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Many approaches to psychology explain behaviour in terms of individual characteristics such as personality

The very essence of the definition of psychology as 'the science of behaviour' means that there are inevitably a number of different approaches to explaining behaviour. For example, behaviour can be seen to be determined mainly by an individual's personality or even biology, or as the result of social pressure e.g. from family, culture, peer pressure, society etc. The basic dictionary definition of behaviour is 'a generic term covering acts, activities, responses, reactions, movements, processes, operations etc. (Reber & Reber, 2001). Examples of behaviour studied by psychologists include criminal/deviant behaviour, conformity, obedience, and helping behaviour. Particularly during the post World War II period there was a resurgence and heightened interest in explaining extreme forms of behaviour (such as strict obedience). The major controversy regarding the explanation of behaviour centres around the issue of whether behaviour can be explained mainly by social pressure or whether it is influenced more on an individual level i.e. by one's personality traits.

One of the earliest explanations of criminal/deviant behaviour had its roots in physiology/biology. Sheldon (1942) argued that there are 3 main body types, endomorphic, ectomorphic and mesomorphic; with mesomorphics (because of their physique) more likely to engage in criminal activity. Physical/biological explanations of behaviour were soon replaced by personality explanations. The argument being that individuals with particular types of personality traits behave in a consistent manner. One well-known established theory of personality and behaviour was provided by Eysenck (1947). He proposed that personality can be described by 3 dimensions: extraversion-Introversion (sociable to reserved), neuroticism-stable (irritable to calm and even-tempered), and psychotocism (insensitivity). This he argued has a biological basis, thus the trait is stable. Extraversion-introversion was said to be based upon levels of Cortisol, with extraverts less aroused than introverts, hence the need to seek higher levels of stimulation than introverts. The neuroticism-stable dimension has its roots in the Autonomic Nervous System (ANS), with neurotics ANS reacting more quickly and strongly than those with the stable trait. For example Furnham (1982) found that extraverts always search more stimulating environments than introverts. More recently the 'big five' theory of personality has gained popularity; it attempts to encompass all personality types in to 5 categories - openness to experience, extraversion, agreeableness, conscientiousness and neuroticism (Costa & McCrae, 1993). Personality is used as an explanation for behaviour, the proposition is that these traits are stable factors (possibly based in biology) which play a major role in determining how one behaves e.g. the extravert is always sociable and out-going whereas the introvert is reserved and prefers peace and quiet.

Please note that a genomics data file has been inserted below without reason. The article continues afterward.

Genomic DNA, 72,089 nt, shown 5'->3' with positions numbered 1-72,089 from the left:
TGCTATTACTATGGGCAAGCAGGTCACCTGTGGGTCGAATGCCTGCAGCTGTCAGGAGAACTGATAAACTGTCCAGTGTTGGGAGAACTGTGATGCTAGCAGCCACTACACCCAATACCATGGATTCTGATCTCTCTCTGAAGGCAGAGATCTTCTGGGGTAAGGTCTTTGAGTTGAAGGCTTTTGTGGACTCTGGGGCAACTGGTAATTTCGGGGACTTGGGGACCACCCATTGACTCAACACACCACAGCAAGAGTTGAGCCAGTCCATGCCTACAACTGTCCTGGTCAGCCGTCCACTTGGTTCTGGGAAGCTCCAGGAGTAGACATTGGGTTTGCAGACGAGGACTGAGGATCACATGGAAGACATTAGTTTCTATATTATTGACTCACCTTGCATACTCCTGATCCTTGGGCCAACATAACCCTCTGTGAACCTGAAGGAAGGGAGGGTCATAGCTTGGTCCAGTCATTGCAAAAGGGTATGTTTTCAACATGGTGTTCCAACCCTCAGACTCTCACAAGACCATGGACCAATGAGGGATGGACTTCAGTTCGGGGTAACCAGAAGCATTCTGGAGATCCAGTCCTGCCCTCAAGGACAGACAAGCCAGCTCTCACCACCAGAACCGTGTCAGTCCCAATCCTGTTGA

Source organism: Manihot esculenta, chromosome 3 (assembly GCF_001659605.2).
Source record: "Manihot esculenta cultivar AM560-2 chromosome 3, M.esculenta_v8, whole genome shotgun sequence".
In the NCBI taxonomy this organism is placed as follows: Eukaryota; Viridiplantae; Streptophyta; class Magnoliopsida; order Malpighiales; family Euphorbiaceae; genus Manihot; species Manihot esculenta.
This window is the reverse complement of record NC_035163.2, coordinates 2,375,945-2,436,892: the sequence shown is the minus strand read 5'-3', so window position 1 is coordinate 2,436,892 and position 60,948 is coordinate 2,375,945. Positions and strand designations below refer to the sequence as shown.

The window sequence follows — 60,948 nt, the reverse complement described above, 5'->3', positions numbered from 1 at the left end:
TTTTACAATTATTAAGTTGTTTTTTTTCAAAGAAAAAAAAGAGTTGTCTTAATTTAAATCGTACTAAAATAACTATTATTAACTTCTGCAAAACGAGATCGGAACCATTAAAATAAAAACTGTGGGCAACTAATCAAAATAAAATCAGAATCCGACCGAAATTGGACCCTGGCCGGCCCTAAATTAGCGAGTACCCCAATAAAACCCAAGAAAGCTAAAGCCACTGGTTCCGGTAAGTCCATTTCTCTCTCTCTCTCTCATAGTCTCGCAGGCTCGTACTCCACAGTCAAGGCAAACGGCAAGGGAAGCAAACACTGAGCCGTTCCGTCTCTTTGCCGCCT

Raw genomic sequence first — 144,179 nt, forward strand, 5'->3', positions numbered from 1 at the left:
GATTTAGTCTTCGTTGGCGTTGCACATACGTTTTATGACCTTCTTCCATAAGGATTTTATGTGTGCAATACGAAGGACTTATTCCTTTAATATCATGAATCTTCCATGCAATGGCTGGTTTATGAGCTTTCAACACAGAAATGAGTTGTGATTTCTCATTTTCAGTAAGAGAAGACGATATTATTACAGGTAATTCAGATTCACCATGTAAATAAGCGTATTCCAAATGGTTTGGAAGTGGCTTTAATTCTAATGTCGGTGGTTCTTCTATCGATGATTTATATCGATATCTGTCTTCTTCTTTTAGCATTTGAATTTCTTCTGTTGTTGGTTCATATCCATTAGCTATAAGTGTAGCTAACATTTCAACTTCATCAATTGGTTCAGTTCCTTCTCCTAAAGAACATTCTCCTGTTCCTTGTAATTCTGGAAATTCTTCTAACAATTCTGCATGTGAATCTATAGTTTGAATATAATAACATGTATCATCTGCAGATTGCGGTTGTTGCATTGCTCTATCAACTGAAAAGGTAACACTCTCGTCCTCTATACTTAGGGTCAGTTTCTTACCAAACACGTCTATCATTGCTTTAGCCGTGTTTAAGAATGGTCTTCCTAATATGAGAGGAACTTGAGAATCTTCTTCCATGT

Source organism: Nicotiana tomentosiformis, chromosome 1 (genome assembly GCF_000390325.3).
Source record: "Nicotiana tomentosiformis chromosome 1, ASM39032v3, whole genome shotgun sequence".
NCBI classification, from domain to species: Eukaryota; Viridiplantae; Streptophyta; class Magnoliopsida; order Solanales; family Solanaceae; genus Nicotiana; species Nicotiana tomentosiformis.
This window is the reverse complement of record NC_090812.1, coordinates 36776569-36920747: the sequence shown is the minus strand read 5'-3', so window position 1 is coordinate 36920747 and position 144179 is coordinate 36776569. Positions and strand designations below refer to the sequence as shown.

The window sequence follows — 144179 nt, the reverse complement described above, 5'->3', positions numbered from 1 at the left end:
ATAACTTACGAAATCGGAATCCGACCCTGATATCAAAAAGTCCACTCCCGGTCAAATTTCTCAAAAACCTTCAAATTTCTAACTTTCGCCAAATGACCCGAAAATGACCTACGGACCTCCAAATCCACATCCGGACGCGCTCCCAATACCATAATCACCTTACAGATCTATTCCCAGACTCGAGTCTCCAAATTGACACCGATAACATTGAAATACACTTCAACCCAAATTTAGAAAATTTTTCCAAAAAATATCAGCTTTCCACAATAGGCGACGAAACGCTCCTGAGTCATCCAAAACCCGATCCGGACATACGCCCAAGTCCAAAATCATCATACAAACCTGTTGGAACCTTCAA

The main ways in which behaviour is affected by social pressure (direct and indirect) is manifested through conformity to norms and obedience. For example, in the Asch (1951) studies participants behaviour (in terms of their responses) was clearly influenced by the pressure to conform to group norms since the information they received was simple and unambiguous. Although the above studies clearly demonstrate how social pressure can undoubtedly influence behaviour, it could possibly be the case that certain personality types are more prone to conform to norms and obey orders than others. People with the personality type which includes a variable of 'authoritarian submission' which is a 'submissive, uncritical attitude towards idealized moral authorities of the in-group' (Adorno, Frenkel-Brunswick, Levinson & Sanford, 1950, p. 228) have been found to display higher levels of obedience than those without this particular personality trait (Elms & Milgram, 1966). Haas (1966) found that people with higher levels of the personality variable hostility were less inclined to be obedient than those with lower levels of hostility. Conformity levels themselves have been found to vary with particular types of personality traits. Those that are more likely to conform tend to lack in ego-strength, are submissive, inhibited and lacking in insight, whereas personality characteristics which predict non-conformity include, intellectual effectiveness, leadership ability, efficiency and lack of pretension (Crutchfield, 1954).

As such, it appears that neither of the two opposing approaches to explaining behaviour provide a unique and full explanation. Individually, there is no doubt that both personality and social pressure have a huge influence on one's behaviour. A more plausible approach would be to take an interactionist perspective, where behaviour is seen as the result of an interaction between personality traits and the situation. For example, an introvert may be reserved and shy at a social event with strangers but sociable at the same event when in the presence of friends; or someone with a strong personality may not be so easily influenced by social pressure than someone who is very suggestible. So, it is not as simple as social pressure accounting for all types of behaviour. Societies are governed by norms, so there will always be pressure upon individuals to conform, however the strength and particular personality traits and characteristics of an individual may play a pivotal role in the extent to which their behaviour can be explained by social pressure.

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